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EV Riders : Veteran Electric Car Drivers Say GM's Auto Is a Step Up in Performance


Many drivers who have leased a General Motors EV1 electric car since its Dec. 5 roll-out describe it as a trade-off: putting up with the car's inconveniences and limited driving range to be pioneers in electric transportation.

Not so with actor Ed Begley Jr. of Studio City, food manufacturer Mark Sterner of Riverside or retired rancher Jack Ruebsamen of Claremont. As owners of electric cars long before the EV1 came along, they staked out the environmental high ground years ago.

Now, as enthusiastic EV1 drivers, they see the GM car as a step up in performance and features in comparison with the vehicles they used to own.

"I'm not sacrificing anything," said Begley, who owned a converted 1990 Volkswagen Rabbit that took eight hours to charge, compared with the EV1's three hours.

His Rabbit didn't have enough power to drive an air conditioner, and it lumbered along with little acceleration.

So, with its anti-lock brakes, air bags, power windows, sports-car-like acceleration of zero to 60 mph in 8.5 seconds (and, of course, air conditioning), the EV1 equates to luxury for Begley.

"It's the best car I've ever owned--and a night-and-day difference from what I was driving," said Begley, a staunch environmentalist who charges his car with 99 solar panels mounted on the roof of his home. He hasn't bought gasoline in seven years.

The Times last week interviewed a dozen of the 155 drivers who have leased EV1s in Southern California and Arizona, part of a periodic effort to gauge their satisfaction with the the first mass-produced electric vehicle in 80 years.

All seemed happy with their cars, but it was the veteran owners of electric cars such as Begley, Sterner and Ruebsamen who reached highest for superlatives. They said they were overjoyed with having replaced their jury-rigged, customized electric vehicles with what Motor Trend magazine is describing as possibly GM's best-engineered car ever.

"I'm going from a stagecoach to something that's far superior. This is like driving a spacecraft," said Sterner, an electric car hobbyist whose previous electric auto was a Mazda Miata he converted in 1993. Sterner, whose company makes industrial food ingredients, also owns two antique electric cars dating to 1916 and 1930.


Not even the lack of public charging stations seems to dampen Sterner's enthusiasm. Only about 40 public facilities exist in Southern California, compared with about 6,000 gas stations. Edison EV, the utility subsidiary that is managing the installation of chargers for GM, says an additional 120 sites may open this year.

Most EV1 owners must charge up in their garages at night, except for the several who have had chargers installed at their businesses.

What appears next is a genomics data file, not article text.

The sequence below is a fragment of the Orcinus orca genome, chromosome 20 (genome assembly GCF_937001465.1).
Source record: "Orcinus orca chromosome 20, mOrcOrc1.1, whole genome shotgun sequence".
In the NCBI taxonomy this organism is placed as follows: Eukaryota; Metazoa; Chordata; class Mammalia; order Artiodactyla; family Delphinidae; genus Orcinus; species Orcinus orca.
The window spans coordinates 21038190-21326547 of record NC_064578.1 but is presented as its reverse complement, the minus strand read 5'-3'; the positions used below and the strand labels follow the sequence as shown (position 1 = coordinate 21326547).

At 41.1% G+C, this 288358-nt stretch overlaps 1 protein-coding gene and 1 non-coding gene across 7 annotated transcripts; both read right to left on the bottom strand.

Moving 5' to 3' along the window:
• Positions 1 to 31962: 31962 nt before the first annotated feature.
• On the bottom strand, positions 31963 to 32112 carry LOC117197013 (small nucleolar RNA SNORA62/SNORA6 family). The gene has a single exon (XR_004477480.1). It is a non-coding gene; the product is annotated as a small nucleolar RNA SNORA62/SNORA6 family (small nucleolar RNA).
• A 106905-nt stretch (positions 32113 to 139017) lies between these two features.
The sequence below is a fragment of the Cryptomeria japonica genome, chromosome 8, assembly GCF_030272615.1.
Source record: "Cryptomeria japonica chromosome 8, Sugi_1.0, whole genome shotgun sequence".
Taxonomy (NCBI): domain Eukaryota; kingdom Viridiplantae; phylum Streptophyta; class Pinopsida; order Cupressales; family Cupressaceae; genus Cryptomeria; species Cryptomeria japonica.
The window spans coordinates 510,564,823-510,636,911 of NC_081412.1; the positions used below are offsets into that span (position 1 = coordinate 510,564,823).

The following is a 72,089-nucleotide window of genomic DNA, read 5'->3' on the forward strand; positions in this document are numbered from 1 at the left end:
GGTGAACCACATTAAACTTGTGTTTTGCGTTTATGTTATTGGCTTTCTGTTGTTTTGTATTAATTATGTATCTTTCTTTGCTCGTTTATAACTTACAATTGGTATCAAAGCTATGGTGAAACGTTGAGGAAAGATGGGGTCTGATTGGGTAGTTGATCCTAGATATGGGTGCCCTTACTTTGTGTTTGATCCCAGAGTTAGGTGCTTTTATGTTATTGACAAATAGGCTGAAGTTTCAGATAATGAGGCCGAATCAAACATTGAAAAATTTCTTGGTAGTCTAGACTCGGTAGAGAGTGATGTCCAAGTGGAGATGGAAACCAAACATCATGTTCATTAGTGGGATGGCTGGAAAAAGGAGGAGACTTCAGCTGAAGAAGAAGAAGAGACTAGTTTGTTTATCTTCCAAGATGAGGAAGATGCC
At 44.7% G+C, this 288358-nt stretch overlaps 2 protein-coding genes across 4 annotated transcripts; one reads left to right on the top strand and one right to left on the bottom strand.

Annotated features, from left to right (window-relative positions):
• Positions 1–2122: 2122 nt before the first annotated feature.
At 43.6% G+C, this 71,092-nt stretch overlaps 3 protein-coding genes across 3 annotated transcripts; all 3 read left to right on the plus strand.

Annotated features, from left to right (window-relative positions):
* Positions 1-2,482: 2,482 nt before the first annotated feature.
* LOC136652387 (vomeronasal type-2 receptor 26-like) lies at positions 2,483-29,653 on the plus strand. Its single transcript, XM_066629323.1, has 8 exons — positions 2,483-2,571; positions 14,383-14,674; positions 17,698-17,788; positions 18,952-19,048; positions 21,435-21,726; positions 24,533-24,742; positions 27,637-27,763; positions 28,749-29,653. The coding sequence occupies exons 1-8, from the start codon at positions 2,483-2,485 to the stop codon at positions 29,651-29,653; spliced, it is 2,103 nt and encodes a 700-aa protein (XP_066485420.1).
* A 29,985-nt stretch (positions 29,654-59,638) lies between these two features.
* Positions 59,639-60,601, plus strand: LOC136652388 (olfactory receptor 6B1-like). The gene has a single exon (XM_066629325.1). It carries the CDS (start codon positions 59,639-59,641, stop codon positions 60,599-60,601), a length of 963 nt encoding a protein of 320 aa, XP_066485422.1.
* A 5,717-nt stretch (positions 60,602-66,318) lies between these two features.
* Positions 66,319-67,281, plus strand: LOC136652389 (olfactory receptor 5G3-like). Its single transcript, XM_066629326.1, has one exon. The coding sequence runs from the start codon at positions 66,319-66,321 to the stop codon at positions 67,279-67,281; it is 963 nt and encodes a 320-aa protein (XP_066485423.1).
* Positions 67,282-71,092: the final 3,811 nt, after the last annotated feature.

Ruebsamen, who operated a poultry ranch for 50 years in Claremont, said he is thrilled with his car. Comparing his EV1 with his electric-powered Mazda, which he drove from 1982 until December, he said, "That was like the Wright Brothers' aircraft compared with the Concorde."

However, echoing complaints of others, Ruebsamen, Begley and Sterner said the EV1's driving range per charge--from 50 to 90 miles, depending on how the car is driven--is too short. Drivers said they are learning to coax more miles out of the car but are eagerly awaiting GM's promised introduction of a longer-lasting nickel metal hydride battery that will double the range.

General Motors' Saturn division isn't saying when those batteries will be ready for the market, but the arrival is rumored to be six months to two years away.

The high cost of the EV1--it leases for about $500 a month for three years with no purchase option--is another sticky issue, the one most commonly raised by electric vehicle owners who decided, for whatever reason, against leasing the car and are sticking with their custom conversions.

"It's a beautiful car, but to me it's a 'test bed' with still a ways to go before they make it usable for the average person," said Irving Weiss, founder and president of the 80-member Los Angeles chapter of the Electric Auto Assn. "The thing is overly expensive, overly technical, and they could have done better without all the push-button stuff."

Weiss, who was referring to the controls on the EV1's otherwise-minimalist dashboard, said he is content with his converted 1985 Pontiac Fiero. Most conversions cost between $6,000 and $8,000, he said.


Saying he admires the EV1's design but that it doesn't "meet my real needs and my pocketbook," Phil Hodgetts of Westminster, president of the 200-member Electric Vehicles Assn. of Southern California, said he's happy with his converted Volkswagen.

Hodgetts, 77, a retired Rockwell engineer, said: "The biggest advantage of the EV1 has been to excite public interest in cars that will be nonpolluting, in pure electric vehicles running on batteries. I think it's the start of something big."

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